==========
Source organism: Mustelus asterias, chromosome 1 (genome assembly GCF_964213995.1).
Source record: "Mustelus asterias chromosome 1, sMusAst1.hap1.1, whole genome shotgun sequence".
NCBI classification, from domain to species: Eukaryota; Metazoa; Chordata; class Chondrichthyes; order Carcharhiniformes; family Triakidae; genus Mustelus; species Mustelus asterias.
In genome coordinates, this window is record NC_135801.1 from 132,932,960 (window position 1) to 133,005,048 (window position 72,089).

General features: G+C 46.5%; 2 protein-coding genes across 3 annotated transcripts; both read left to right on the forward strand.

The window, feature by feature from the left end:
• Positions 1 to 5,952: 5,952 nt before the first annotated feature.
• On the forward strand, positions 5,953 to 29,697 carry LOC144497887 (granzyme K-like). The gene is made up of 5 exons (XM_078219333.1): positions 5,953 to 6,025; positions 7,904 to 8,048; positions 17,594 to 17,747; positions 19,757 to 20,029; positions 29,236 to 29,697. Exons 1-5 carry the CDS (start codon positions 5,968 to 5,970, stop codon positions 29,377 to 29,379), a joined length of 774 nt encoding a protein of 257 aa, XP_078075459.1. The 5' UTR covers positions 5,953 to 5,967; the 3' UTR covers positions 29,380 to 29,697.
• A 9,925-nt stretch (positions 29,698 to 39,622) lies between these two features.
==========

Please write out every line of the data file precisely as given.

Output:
Source organism: Mustelus asterias, chromosome 1 (genome assembly GCF_964213995.1).
Source record: "Mustelus asterias chromosome 1, sMusAst1.hap1.1, whole genome shotgun sequence".
NCBI classification, from domain to species: Eukaryota; Metazoa; Chordata; class Chondrichthyes; order Carcharhiniformes; family Triakidae; genus Mustelus; species Mustelus asterias.
In genome coordinates, this window is record NC_135801.1 from 132,932,960 (window position 1) to 133,005,048 (window position 72,089).

General features: G+C 46.5%; 2 protein-coding genes across 3 annotated transcripts; both read left to right on the forward strand.

The window, feature by feature from the left end:
• Positions 1 to 5,952: 5,952 nt before the first annotated feature.
• On the forward strand, positions 5,953 to 29,697 carry LOC144497887 (granzyme K-like). The gene is made up of 5 exons (XM_078219333.1): positions 5,953 to 6,025; positions 7,904 to 8,048; positions 17,594 to 17,747; positions 19,757 to 20,029; positions 29,236 to 29,697. Exons 1-5 carry the CDS (start codon positions 5,968 to 5,970, stop codon positions 29,377 to 29,379), a joined length of 774 nt encoding a protein of 257 aa, XP_078075459.1. The 5' UTR covers positions 5,953 to 5,967; the 3' UTR covers positions 29,380 to 29,697.
• A 9,925-nt stretch (positions 29,698 to 39,622) lies between these two features.